The Stokes drift is based on a constant monochromatic wave with significant wave height Hs=4 m and wave length λ=70 m, resulting in a surface Stokes drift us=16.6 cm/s. These parameters are consistent with observations and are chosen to represent equilibrium wind-driven sea conditions for the high-wind state. Observed wind and waves were approximately unidirectional and aligned. Because of its relatively weak dissipation rate, swell does not decay significantly for several hours after an abrupt drop in wind speed [Ardhuin et al., 2009] (Figure 1c), so that the initially imposed wave forcing is maintained throughout the heating phase. The turbulent Langmuir number decreases from Lat=0.32 during the high-wind phase to Lat=0.17 during the heating phase, so that we expect LT to dominate shear-driven turbulence during heating [McWilliams et al., 1997]. Furthermore, the wave age increases to cp/u*a=75 during the heating phase, where cp is the peak phase speed and u*a the air friction velocity. This wave age reflects nonequilibrium swell conditions [Komen et al., 1996] with minimal turbulence injection by breaking waves whose effect is confined to about one significant wave height for pure wind-driven seas [Terray et al., 1996].
 For the swell conditions under consideration, breaking waves likely do not influence the OSBL dynamics at depths below 0.5m. First, observations support a white-capping threshold for wind speeds below about 4m/s [Callaghan et al., 2008], indicating that the energy injection by bubble entraining breakers is small. Second, we estimate that the significant wind-wave height, computed from the wind-forced part of the wave spectrum [Komen et al., 1996], is only about 0.5m, i.e., much smaller than the OSBL depth. Third, LES results with a stochastic representation of breaking waves indicates that for older seas the breaking effect is mostly at the small scales and decreases rapidly with depth [Sullivan et al.2007].
2.2 Model Setup
 We employ the laterally periodic LES model from McWilliams et al.  with all model modifications and details described by Kukulka et al.[2009, 2010]. Wave effects are captured by a vortex force that involves the Stokes drift (i.e. LT model). If the Stokes drift is set to zero, the LES model simply solves the spatially averaged Navier-Stokes equations without wave forcing but still captures shear and buoyancy instabilities (no LT model). The Coriolis force is set to zero to reduce the parameter space and to avoid complexities associated with resonant/off-resonant wind forcing due to different phases of the inertial current. Therefore, the vertically integrated volume transport is identical for the simulations with and without waves [Kukulka et al., 2010].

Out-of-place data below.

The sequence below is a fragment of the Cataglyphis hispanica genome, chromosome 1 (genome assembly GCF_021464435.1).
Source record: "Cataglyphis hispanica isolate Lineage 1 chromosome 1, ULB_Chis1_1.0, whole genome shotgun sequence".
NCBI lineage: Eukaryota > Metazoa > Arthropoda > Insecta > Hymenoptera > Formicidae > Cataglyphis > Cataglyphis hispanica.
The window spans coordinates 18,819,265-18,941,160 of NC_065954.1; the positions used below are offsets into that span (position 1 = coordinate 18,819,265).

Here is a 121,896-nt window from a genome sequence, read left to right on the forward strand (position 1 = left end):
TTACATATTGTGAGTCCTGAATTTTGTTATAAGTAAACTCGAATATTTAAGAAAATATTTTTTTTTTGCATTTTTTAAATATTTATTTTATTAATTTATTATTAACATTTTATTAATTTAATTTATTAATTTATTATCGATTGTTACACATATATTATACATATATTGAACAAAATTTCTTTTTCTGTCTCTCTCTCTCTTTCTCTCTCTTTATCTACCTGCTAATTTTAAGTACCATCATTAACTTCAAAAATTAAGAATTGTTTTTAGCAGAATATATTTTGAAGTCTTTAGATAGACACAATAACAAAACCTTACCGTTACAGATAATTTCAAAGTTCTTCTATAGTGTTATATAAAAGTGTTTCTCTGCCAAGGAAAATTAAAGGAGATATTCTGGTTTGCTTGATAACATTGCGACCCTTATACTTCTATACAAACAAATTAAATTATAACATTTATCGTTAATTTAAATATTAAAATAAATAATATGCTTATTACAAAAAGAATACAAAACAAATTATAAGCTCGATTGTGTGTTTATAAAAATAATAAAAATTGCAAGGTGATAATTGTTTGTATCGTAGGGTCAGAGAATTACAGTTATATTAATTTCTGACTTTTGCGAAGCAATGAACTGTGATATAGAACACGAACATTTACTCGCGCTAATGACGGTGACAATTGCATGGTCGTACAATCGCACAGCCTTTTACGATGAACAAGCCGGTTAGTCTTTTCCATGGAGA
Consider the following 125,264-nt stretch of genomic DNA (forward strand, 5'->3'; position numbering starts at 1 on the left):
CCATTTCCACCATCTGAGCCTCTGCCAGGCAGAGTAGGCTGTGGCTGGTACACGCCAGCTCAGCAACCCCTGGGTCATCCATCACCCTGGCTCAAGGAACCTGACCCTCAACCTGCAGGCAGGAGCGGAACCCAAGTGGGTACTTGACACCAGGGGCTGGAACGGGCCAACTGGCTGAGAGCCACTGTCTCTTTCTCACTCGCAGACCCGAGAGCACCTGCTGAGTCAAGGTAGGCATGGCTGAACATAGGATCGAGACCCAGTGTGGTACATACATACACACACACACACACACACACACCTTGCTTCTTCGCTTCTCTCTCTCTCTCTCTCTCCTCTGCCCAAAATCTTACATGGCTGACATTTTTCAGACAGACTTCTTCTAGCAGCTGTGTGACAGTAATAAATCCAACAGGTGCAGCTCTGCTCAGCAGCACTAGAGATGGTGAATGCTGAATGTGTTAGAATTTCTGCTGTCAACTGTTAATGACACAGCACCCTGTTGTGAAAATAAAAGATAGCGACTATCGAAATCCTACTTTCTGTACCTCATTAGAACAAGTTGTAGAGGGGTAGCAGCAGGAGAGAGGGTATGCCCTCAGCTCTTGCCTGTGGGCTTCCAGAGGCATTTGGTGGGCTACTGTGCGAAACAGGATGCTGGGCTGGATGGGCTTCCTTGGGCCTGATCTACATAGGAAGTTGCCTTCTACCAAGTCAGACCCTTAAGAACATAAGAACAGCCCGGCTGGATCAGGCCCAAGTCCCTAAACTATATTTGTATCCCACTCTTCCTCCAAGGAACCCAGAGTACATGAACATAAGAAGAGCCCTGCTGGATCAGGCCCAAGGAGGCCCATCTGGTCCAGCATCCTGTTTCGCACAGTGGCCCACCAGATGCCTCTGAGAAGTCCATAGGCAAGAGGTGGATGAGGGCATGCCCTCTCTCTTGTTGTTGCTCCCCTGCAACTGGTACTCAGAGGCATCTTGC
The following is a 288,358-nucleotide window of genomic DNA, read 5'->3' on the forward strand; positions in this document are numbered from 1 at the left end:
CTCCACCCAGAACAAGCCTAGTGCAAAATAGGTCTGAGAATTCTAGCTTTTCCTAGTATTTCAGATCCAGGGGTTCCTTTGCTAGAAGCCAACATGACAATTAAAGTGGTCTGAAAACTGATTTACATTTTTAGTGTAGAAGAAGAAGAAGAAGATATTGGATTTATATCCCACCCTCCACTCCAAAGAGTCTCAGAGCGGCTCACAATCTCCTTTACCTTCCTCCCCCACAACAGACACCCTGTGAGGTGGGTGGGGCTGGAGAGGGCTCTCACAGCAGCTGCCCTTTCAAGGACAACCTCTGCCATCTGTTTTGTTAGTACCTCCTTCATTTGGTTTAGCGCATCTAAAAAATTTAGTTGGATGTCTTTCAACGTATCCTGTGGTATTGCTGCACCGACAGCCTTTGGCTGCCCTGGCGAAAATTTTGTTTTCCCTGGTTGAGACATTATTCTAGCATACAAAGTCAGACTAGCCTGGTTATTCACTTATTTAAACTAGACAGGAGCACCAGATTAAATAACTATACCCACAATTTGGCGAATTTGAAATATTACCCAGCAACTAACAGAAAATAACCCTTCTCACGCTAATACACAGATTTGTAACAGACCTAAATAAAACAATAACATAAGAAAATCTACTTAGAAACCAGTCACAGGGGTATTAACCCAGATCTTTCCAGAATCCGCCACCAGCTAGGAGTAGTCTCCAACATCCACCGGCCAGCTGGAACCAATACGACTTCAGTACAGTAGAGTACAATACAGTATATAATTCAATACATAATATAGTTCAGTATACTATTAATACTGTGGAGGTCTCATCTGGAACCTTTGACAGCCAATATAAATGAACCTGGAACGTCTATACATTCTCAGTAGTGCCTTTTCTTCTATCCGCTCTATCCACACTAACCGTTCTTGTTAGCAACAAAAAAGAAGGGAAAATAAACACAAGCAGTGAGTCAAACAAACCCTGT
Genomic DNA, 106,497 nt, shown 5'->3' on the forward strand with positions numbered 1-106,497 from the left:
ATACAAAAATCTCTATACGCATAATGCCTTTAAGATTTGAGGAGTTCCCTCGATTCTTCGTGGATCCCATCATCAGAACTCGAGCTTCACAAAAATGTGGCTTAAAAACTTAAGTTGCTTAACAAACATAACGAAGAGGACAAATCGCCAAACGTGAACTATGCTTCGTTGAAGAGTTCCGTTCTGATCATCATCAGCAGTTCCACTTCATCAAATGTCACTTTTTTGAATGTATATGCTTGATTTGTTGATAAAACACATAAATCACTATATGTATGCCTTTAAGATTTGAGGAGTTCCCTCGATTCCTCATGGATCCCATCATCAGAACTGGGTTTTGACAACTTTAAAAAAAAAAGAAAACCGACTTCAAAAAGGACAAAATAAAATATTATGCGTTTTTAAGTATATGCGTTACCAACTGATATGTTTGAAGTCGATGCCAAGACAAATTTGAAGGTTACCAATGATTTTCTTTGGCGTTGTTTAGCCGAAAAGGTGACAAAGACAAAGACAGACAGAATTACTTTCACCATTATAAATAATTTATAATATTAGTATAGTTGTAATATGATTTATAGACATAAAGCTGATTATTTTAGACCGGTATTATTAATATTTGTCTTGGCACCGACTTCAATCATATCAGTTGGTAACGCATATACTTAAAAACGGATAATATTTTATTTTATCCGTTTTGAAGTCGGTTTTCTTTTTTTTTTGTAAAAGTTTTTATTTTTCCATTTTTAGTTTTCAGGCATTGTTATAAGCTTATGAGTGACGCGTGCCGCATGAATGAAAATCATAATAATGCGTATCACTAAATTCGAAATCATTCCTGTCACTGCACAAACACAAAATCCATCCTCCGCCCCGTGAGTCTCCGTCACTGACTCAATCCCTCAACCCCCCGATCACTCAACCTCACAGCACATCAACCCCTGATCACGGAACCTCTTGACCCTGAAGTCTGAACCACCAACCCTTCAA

Initially, the horizontally averaged velocity field is zero and the OSBL depth h is set to h=25 m, consistent with observed conditions prior to restratification [Weller and Plueddemann, 1996]. Below the mixed layer a stable temperature gradient of 0.02K/m is imposed. By trial and error we determined that a horizontal domain size of 160m × 160m with 320 × 320 points and a 60m deep ocean with 200 vertical points sufficed to capture (a) large turbulent structures developing during the initial high-wind speed phase and (b) small-scale turbulent eddies near the surface in the presence of a stably stratified surface layer [Beare et al., 2006]. Sensitivity tests indicate that a higher resolution or larger domain size does not change the conclusions presented here. The resolved turbulent kinetic energy (TKE) contribution is usually well above 80%, even at the time of maximum heating, and always exceeds 70%, indicating that energy and flux carrying eddies are sufficiently resolved [Pope, 2008].
3.1 Upper Ocean Response and Heat Transport
 The evolution of horizontally averaged temperature profiles (Figure 2a) reveals that with LT the OSBL only weakly stratifies, which is in agreement with the small observed temperature gradients (Figure 1d). This result is consistent with previous idealized model studies, which suggest that for our range of Lat and Hoenikker number , LT develops under heating and plays a key role in redistributing heat vertically and thus suppressing restratification (B0=−gαI0/(ρCp) is the surface buoyancy flux, α the thermal expansion coefficient, Cp the specific heat capacity, ρ the density of water, and g the acceleration of gravity) [Li and Garrett, 1995; Min and Noh, 2004; Noh et al., 2009]. Note, however, that it is not straightforward to compare the previous constant forcing model results to the transient swell conditions investigated here.
 Without LT, a distinct, well-stratified near-surface layer develops during the heating event (Figure 2b). Consistently, the vertical turbulent temperature flux 〈T′w〉 is significantly larger with LT than without LT (Figures 2c and 2d) (w is the vertical velocity, T is temperature, 〈·〉 indicates horizontal averages, and primes denote deviations from the horizontal average).
 Evaluation of the instantaneous temperature flux T′w in a horizontal plane of the LT model shows that coherent structures transport warmer, near-surface water downward in narrow bands that are aligned with the wind (Figure 3a). For the no LT model the heat transport is more local and intermittent, which indicates the presence of small-scale internal overturning induced by local shear instabilities (Figure 3b).
 To confirm that nonequilibrium swell is critical, we performed two sensitivity tests. In the first case, waves were reduced to be in equilibrium with the weaker wind after t=6 h (Hs≈0.4 m and λ≈17 m). This resulted in much weaker LT activity and OSBL characteristics resembling closely those for the no LT model. For the second test, we eliminated the initial high-wind period, so that the wind and wave forcing was constant throughout at U10=4 m/s and Hs=4 m. For this case results are close to the LT model.